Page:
Apparently, that was enough to earn membership in PC Parasites of the SFWA, an elite group of 20 writers defined as "Humanity replaced by PCness. Immoral, vicious, insane monsters feeding on society." I've never considered myself to be "Politically Correct," but then I don't go around intentionally being an asshole women and minorities or people with different ideas than my own to prove I'm not PC, so your mileage may vary. Maybe common courtesy and civility are passe now--I can never keep up with these things. In any event, fellow Parasites include George R.R. Martin, Jim C. Hines, Laura Resnick, Steven Brust, John Scalzi and Stephen Gould, among others. So the company I'm keeping is pretty damn impressive. Naturally, I'm going to add this to my official biography and resume. I'm just afraid someone will eventually realized I've allowed my SFWA membership to lapse and kick me out.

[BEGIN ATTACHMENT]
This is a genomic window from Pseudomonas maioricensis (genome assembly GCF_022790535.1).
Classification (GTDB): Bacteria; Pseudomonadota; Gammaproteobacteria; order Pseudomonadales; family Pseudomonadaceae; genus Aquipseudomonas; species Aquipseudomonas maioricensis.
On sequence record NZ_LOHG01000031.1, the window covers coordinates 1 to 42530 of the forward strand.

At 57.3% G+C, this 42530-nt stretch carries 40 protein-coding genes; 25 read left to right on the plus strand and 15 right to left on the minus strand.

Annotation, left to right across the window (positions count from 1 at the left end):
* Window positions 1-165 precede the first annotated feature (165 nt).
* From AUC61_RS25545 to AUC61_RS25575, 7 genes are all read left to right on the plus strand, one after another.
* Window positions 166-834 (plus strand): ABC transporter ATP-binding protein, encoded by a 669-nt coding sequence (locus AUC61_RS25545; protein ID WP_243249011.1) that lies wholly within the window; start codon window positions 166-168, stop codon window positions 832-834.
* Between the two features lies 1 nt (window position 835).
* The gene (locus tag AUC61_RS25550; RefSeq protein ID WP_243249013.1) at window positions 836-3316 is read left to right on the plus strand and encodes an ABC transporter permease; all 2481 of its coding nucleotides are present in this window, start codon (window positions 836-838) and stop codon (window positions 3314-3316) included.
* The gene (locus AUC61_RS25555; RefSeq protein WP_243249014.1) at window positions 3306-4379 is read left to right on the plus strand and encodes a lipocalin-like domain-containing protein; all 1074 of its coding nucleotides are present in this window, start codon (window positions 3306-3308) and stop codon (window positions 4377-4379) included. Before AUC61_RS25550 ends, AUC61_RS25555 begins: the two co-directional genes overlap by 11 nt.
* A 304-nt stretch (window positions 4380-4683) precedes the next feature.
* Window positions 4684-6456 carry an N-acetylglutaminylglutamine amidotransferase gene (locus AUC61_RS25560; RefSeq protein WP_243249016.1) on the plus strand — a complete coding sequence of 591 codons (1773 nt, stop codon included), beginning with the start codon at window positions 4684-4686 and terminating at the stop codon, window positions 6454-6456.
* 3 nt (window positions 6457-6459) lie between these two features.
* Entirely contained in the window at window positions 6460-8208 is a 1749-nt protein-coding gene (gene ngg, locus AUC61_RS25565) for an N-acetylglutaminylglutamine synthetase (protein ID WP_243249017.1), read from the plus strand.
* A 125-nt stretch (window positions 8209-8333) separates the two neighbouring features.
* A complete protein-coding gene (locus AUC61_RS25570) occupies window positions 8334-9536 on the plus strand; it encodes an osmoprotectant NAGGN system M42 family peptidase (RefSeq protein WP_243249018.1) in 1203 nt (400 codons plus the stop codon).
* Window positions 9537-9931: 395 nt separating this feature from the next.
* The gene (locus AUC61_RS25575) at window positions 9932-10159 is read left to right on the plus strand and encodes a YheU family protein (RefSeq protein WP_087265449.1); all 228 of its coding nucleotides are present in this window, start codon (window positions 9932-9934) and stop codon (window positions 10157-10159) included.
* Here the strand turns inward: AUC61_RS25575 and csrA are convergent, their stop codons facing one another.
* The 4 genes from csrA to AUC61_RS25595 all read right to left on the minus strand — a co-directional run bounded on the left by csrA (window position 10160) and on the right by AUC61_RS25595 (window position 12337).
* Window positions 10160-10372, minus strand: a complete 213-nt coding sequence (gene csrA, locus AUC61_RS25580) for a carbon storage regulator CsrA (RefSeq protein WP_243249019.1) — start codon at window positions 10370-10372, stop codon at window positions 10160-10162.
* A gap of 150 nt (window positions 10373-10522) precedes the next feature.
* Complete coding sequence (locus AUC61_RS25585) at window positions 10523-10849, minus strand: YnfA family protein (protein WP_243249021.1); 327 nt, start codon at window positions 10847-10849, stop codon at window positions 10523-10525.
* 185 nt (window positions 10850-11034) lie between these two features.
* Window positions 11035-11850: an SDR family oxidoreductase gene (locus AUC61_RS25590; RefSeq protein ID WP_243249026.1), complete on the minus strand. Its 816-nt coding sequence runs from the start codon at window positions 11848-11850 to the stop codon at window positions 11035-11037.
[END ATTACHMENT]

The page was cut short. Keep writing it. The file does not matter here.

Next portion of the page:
Alas, even though the Puppies lost in spectacular fashion, I doubt this means the end of Puppygate. The fact that they pooped in the punch bowl and gave unending amounts headache and heartache to many, many people is a badge of honor for them. They consider this heroic. Most rational observers consider it psychopathic. Even the authors only associated with the group on the fringes have shown a remarkable tone-deafness to the entire scope of the problem, refusing to see the forest for the trees (if I may badly mix metaphors). The bad blood and ill will engendered by this controversy will not dissipate any time soon, and I have to wonder about long-term consequences to careers and friendships.